3. Weather: We’re about to get our first round of heavy weather tomorrow. For those of you that don’t live in — or, rather, near as is more accurate — Tornado Alley, that might not mean much. Those of you that do know that anticipation of a big storm system is complex. Having never faced war, I’d liken it to anticipation of a battle, maybe a battle against a stumbling blind idiot god.
  4. Reading: Been re-reading a lot lately, actually, and enjoying the hell out of it. I’ve got a longer piece percolating about a handful of books with related themes that really shaped certain aspects of my personality. You’ll probably recognize just one of them, My Side of the Mountain by Jean Craighead George. It’s the only one of the three that’s still widely available in print. I just discovered last week that another one is now available from a boutique publisher in my very own state who is trying to revive the author’s list. I’m sending him some money (via the wonder of the Internets) today. I’ll report back at length when I’ve received and (re)read that one.
  5. Sickness and health: After a weekend of gastronomic debauchery, my digestive system rebelled. It was a painful twelve hours but I hope to have learnt my lesson. if nothing else, it’s gotten me back on the clean livin’ bandwagon. In partial effort toward that end, I’ve joined the Mr. Bento Fan Club, enjoying my first meal with his assistance just today. See my Flickr stream (linked hereabouts) for the details.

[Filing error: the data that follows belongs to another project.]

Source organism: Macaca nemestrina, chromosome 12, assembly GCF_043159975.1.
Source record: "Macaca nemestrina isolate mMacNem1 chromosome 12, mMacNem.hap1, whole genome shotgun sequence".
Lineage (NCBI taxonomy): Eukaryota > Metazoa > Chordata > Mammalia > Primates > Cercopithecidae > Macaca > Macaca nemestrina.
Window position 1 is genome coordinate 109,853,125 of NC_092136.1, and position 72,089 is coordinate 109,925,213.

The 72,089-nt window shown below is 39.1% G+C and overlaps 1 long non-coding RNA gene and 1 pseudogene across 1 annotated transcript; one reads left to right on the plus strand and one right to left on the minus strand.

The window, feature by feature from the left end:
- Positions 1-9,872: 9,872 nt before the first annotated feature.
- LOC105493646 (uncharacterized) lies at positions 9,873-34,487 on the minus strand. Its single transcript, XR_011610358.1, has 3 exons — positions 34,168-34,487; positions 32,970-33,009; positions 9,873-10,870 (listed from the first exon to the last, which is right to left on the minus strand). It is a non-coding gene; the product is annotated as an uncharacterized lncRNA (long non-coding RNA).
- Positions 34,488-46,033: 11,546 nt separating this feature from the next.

6. Water: My primary means of recreating or hobbifying for the last ten years or so has been through flyfishing (and other outdoor activities like hiking and birding), mostly for warmwater species (especially smallmouth bass). The unfortunate downside to liking to chase the basses, though, means that there’s precious little to do during the winter (when about all you can catch on the fly is trout, which are plentiful herebouts but stocked, not native). However, the season usually kicks off in early March with a bang: the white bass spawning run. When the water temperature hits around 56F (the exact number is in question and the subject of much heated debate) they charge up out of the depths of the local Army Corps of Engineers impoundment (i.e., big-ass lake) and up the rivers that feed said big-ass lake. The run is on. I aim to do some fishing as soon as the big weather passes, as standing in a river waving a nine-foot length of graphite is generally discouraged when lightning is about.
  7. Family: The Boy is three years old now. It goes fast, folks. Make no mistake about that. Lots of friends and family in town and around this past weekend for the Birthday Party. Much fun was had by all, not the least of which The Boy, who slept in his new tent in his bedroom that night. He’s a funny kid. He’s currently visiting The Wife’s grandparents in the care of The Wife’s parents. He’s only been away for 30 hours, but I miss him like crazy. I can’t even begin to imagine sending him off to college.

I guess that’s about it. If there’s anything else of note, I’ll let you know.

Winter Wonderland 2006: a short film by Steven Jarvis

WinterwonderlandMOV stillWe got a new DV camera (a Canon ZR300) Friday, and I shot a bunch of footage in the snow this weekend. I edited that down to a 3.3 minute move in iMovie HD which I’ve uploaded as a 5.6MB Quicktime movie called Winter Wonderland 2006. It’s mostly just shots of The Boy running around in the snow. Music by Jack Johnson